New data shows job advertisements on the Sunshine Coast over the three months to April 2020 fell by 31.8 per cent compared to the same period last year.
New data shows job advertisements on the Sunshine Coast over the three months to April 2020 fell by 31.8 per cent compared to the same period last year.

‘Disturbing’ new data on Sunshine Coast jobs

DISTURBING new employment data for the Sunshine Coast has raised alarm for the need for swift recovery from the fallout of COVID-19.

Job vacancy data shows job advertisements on the Sunshine Coast fell by 31.8 per cent - or 480 ads - when comparing the April 2020 quarter with the same period last year.

It was the largest percentile decline of any Queensland region.

"It is disturbing but not surprising," University of the Sunshine Coast's Gabrielle Parle said.

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"The structure of the Sunshine Coast economy makes it vulnerable to economic downturns because our key industries, such as construction, retail trade and accommodation and food services, are reliant on discretionary demand."

The Australian Government data showed nationwide job advertisements over the quarter fell by 32.7 per cent - surpassing the year-on-year decline experienced during the global financial crisis.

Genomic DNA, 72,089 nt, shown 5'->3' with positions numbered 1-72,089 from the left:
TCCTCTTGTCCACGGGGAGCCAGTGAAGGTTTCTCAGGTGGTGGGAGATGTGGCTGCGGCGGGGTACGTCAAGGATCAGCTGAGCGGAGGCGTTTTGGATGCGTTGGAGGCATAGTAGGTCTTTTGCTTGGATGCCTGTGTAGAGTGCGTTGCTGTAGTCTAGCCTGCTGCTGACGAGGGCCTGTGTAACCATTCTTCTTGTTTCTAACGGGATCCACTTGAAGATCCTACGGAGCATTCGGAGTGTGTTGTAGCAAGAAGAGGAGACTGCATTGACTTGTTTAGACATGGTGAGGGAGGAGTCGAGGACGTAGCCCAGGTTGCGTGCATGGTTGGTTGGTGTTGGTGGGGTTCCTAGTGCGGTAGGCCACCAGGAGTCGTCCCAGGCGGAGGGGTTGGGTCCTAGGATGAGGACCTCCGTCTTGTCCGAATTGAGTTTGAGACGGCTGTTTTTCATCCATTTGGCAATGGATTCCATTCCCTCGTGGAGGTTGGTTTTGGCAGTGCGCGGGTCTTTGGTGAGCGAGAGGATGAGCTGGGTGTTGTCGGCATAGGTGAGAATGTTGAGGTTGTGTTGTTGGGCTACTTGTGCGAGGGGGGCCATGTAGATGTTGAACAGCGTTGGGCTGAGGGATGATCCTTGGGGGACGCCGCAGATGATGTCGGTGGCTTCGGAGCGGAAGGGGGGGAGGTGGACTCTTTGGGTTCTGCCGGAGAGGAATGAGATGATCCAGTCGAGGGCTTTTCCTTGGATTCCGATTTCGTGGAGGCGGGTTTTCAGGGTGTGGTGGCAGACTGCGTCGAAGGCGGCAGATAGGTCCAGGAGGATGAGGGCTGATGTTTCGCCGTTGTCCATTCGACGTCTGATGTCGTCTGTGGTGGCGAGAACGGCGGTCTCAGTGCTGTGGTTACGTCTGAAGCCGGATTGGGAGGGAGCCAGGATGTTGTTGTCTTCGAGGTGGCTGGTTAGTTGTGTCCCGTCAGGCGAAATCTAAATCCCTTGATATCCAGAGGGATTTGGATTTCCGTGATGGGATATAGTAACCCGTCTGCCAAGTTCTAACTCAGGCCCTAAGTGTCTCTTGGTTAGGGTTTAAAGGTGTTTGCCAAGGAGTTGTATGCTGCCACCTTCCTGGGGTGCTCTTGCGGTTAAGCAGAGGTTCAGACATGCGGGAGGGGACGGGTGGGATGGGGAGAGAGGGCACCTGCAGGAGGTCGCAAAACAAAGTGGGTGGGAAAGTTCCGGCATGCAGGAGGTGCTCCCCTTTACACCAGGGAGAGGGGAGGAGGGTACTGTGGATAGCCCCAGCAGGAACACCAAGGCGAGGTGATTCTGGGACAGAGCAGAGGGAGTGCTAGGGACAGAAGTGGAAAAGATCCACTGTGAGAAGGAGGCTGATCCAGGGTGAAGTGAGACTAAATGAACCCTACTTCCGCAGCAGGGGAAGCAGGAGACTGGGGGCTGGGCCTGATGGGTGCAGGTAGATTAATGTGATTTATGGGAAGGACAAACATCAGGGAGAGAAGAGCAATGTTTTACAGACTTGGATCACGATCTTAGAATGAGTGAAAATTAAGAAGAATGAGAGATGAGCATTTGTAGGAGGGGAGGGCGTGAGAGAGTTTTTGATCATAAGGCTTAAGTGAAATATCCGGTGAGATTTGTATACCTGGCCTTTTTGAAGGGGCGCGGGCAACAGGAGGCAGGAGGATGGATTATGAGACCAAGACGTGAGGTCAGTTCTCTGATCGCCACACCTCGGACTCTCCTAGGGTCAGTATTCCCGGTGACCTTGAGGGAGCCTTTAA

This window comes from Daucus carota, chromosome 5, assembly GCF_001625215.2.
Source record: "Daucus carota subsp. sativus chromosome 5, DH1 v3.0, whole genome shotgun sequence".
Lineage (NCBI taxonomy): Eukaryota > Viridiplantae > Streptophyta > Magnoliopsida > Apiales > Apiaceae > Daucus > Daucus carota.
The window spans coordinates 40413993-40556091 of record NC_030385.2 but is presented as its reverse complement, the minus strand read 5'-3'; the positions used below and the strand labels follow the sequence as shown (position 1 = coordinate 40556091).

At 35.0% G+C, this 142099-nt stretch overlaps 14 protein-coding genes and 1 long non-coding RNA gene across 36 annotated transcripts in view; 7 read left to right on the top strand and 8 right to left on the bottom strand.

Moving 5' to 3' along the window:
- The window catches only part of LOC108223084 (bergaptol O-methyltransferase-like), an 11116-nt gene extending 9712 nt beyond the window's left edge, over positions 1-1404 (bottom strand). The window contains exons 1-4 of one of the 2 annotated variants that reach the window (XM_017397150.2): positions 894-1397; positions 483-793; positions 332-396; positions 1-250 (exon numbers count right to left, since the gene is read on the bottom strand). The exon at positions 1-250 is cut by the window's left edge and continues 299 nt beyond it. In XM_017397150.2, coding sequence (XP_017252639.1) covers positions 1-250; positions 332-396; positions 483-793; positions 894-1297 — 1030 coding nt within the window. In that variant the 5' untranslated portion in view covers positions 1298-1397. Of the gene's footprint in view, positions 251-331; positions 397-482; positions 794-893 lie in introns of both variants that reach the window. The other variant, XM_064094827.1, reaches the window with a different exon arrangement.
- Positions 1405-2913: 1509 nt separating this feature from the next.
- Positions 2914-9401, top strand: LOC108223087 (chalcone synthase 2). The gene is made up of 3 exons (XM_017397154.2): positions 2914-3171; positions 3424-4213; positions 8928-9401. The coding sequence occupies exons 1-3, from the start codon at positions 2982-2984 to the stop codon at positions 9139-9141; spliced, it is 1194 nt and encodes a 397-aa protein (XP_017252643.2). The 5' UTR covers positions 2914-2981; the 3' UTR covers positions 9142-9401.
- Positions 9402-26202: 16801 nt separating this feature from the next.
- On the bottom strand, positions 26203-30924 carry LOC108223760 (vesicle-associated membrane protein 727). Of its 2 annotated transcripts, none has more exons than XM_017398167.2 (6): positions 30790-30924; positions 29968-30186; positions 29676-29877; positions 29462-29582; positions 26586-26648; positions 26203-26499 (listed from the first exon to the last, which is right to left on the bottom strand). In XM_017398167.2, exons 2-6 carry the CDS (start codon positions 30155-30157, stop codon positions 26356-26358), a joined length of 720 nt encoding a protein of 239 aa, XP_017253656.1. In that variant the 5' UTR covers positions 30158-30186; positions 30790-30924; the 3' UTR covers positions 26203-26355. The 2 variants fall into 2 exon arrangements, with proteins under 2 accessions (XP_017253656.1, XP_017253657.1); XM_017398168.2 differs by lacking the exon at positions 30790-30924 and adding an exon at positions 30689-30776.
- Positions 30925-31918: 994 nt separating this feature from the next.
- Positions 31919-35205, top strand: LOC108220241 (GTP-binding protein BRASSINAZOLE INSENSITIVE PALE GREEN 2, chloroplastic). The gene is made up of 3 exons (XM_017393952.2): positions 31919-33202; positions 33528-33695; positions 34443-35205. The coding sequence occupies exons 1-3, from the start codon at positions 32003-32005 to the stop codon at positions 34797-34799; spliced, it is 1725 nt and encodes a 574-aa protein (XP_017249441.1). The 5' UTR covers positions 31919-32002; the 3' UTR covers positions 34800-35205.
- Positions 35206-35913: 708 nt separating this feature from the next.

Ms Parle, an accounting and finance associate lecturer, said it was important to note that while job advertisements were a good indicator of the labour market, some job vacancies are never advertised.

Ms Parle said she was confident the region would recover from the economic fallout.

She said one positive to come of the global pandemic was the move to working from home, which could work in the region's favour.

"On the positive side, preliminary investigations are suggesting that a permanent increase in working remotely has been a consequence of the Covid lockdown," she said.

"If this proves to be true, then regions such as ours may see an influx of new residents and an economic stimulus to accompany it.

"One of the benefits of being a small, regional economy is its sensitivity to external factors.

"But just as the vulnerabilities of local industries has spelled financial pain in the current global recession, when the economy turns the corner, which it will inevitably do, the Sunshine Coast's recovery may be swifter."



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